Some things it is helpful to know about Emeco:
“A large part of our sustaining capex is the replacement of machines at the end of their useful life. We can therefore naturally contract certain asset classes within our fleet where we see lower demand for them over the medium term and use the cash to retire debt. I refer to this as “right sizing” the balance sheet to the earnings of the business through the cycle.”
And a long presentation by the CEO here.
Disclosure: I am long Emeco
One thing that makes me a bit uneasy about Emeco is its very high 'growth capex' when its fleet utilisation is at 52%. Imo they would be better off paying down their debt.
That is unless this growth capex is necessary to maintain profits at their current level, which if so that isn't really growth capex at all.
You can see that annual fleet utilisation bobs up and down but has not dipped below 72%. There are some individual months when utilization has gone down into the 50s and 60s but that's been due to reassignment of equipment from one contract to another. Management does a pretty good job of breaking out detailed KPIs on a quarterly basis.
Also, they are paid according to ROIC and share price, so don't be surprised if low utilization translates into a shrinking fleet and if a low share price triggers buybacks. They bought a feww million shares last calendar year at prices between $0.43 and $0.72.
Thanks for the question and keep 'em coming if you have any more.
Hi Red, always interested in reading your thoughts...ReplyDelete
Although, I think sometimes you need to step away from the financials and think about competitive dynamics a bit more. For EHL - it is hard to see utilisation EVER getting back up to historical levels unless commodity prices go through the roof again or something really unexpected happens. For me its in liquidation mode, no point to even consider growth capex. Its a bit similar to your Hawaiian Air thesis which also looks great on paper, but misses the most significant glaring risk - the entrance of Larry Ellison buying the other inter-island carrier to compete with HA due to his $300m Lanai purchase.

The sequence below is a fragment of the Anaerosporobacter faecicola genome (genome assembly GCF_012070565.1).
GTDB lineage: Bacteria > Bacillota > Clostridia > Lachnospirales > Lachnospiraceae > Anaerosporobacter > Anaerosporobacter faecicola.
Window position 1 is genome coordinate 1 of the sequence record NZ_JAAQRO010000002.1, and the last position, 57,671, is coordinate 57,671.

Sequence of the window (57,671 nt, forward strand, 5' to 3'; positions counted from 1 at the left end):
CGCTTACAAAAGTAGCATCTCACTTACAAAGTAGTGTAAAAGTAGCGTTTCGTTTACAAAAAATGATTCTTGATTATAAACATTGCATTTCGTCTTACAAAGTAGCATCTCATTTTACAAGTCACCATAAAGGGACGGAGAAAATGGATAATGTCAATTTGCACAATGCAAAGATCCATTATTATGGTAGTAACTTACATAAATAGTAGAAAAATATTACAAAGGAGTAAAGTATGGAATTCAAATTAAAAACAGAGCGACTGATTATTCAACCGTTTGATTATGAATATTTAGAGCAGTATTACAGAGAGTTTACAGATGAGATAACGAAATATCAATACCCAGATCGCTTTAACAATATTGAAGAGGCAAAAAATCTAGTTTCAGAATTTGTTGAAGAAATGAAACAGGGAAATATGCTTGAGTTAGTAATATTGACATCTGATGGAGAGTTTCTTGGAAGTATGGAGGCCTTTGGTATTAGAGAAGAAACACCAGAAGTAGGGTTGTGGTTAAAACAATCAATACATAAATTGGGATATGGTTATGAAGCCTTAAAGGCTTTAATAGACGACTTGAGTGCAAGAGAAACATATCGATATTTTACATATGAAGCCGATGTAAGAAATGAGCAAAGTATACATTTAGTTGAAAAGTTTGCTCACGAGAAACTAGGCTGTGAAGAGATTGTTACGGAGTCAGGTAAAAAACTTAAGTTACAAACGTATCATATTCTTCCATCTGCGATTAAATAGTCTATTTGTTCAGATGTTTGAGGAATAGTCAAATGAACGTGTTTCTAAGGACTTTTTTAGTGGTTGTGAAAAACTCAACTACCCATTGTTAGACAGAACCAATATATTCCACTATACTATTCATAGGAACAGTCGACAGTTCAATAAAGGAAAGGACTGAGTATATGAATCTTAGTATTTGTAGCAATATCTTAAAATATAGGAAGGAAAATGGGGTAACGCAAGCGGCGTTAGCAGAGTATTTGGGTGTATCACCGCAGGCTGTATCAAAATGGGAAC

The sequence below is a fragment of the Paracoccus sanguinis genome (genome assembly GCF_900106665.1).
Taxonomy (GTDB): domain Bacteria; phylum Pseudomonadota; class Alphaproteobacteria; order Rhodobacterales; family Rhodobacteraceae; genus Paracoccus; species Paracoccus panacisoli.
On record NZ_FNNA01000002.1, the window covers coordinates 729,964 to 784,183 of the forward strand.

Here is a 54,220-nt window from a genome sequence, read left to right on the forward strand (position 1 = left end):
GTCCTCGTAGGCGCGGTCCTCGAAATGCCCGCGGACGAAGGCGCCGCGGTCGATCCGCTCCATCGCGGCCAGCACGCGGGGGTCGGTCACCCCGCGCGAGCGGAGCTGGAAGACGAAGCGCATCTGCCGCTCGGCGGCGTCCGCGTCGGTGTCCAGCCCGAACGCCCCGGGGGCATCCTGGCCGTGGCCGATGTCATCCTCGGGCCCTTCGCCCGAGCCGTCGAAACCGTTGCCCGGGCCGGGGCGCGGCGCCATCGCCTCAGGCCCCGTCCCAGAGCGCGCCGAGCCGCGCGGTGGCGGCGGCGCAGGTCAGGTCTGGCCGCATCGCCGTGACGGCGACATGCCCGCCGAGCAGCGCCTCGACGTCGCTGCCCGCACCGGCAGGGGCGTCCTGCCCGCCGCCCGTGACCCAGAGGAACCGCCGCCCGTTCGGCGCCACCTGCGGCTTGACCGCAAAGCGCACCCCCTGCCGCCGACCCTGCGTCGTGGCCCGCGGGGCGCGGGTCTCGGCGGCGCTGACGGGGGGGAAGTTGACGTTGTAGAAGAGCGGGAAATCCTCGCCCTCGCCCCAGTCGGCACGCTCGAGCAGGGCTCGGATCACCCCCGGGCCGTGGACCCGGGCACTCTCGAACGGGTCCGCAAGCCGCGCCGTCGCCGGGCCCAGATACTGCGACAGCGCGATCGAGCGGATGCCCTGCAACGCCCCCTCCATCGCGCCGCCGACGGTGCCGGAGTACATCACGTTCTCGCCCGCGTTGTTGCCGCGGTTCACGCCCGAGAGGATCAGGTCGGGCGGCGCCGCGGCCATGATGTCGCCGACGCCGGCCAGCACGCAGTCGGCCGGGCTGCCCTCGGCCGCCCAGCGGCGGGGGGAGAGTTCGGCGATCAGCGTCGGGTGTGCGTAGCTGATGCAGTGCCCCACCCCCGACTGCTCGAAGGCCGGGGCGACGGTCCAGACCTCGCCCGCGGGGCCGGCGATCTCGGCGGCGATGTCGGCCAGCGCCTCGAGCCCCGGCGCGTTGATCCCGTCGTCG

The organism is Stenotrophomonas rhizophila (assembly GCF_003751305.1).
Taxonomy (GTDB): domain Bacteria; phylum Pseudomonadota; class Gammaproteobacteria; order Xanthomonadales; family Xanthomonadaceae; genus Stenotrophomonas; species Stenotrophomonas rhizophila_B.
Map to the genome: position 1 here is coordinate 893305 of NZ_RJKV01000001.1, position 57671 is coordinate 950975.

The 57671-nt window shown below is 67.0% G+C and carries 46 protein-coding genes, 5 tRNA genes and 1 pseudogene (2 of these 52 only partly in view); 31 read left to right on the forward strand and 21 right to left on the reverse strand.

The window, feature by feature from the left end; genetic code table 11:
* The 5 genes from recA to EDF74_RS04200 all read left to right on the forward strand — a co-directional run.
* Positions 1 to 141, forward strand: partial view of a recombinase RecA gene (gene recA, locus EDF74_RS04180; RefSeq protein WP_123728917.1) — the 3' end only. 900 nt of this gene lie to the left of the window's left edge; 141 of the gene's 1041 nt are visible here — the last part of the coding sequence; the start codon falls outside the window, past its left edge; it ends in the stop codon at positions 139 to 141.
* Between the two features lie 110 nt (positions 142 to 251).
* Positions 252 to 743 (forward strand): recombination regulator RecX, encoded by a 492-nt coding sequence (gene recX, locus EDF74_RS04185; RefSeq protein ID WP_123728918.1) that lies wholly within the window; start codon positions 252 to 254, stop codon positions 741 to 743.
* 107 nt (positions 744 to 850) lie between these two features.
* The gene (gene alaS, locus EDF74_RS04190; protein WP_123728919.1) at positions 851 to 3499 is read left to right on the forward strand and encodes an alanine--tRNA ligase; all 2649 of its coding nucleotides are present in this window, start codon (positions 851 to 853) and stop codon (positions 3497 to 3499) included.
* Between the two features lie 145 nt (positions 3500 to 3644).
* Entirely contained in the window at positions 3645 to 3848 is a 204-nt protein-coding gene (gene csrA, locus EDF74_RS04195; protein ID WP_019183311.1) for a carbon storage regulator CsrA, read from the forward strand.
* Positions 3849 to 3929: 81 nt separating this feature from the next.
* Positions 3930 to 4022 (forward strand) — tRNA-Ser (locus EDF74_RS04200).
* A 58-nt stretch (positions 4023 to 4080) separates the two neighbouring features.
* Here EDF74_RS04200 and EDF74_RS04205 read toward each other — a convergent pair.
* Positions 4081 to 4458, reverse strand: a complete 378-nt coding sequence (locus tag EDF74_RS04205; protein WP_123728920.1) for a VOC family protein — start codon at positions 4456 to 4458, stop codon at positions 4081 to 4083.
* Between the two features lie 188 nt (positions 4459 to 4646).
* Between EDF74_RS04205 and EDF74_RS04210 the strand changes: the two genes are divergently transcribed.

This is really the worst type of competitor to go up against, someone with literally unlimited funds (ok not unlimited... but literally billions to play with). And he also has got the long-term ex-CEO of Hawaiian airlines on board. How can you be confident that in an commoditized industry like airlines, there is not going to be irrationality.
Thanks for this, JT.Delete
The Emeco thesis is not quite as glib as implied by my presentation of it. The point of isolating growth capex is principally to isolate its cash flows as it shrinks, not to engage in some naive extrapolation of future growth. I'm mostly interested in "either way" investments and I think this is one of them. I'll follow up in detail.
HA is more interesting (and you're not alone in doubting my sanity on this one): its interisland segment earned 9c a mile in pretax profit in the midst of likely the most "predatory" fare war seen in the US, even though it had half the market, half the gates, etc that it does now.
9c in'06-'07 is 7c at today's fuel prices. At 7c for interisland, HA earns (interisland = 50, International = 120, North America =-100) = 70 in systemwide EBIT today. It will earn 95 next year and so forth.
Is Larry irrational enough to burn cash as an alternative to simply buying HA? Could be, but, imo, one can be a chav without being foolish.
I should say, though, that HA is the only member of my portfolio that I enjoy. And that's almost always a sign that there's some downside risk present.
Thanks for the comment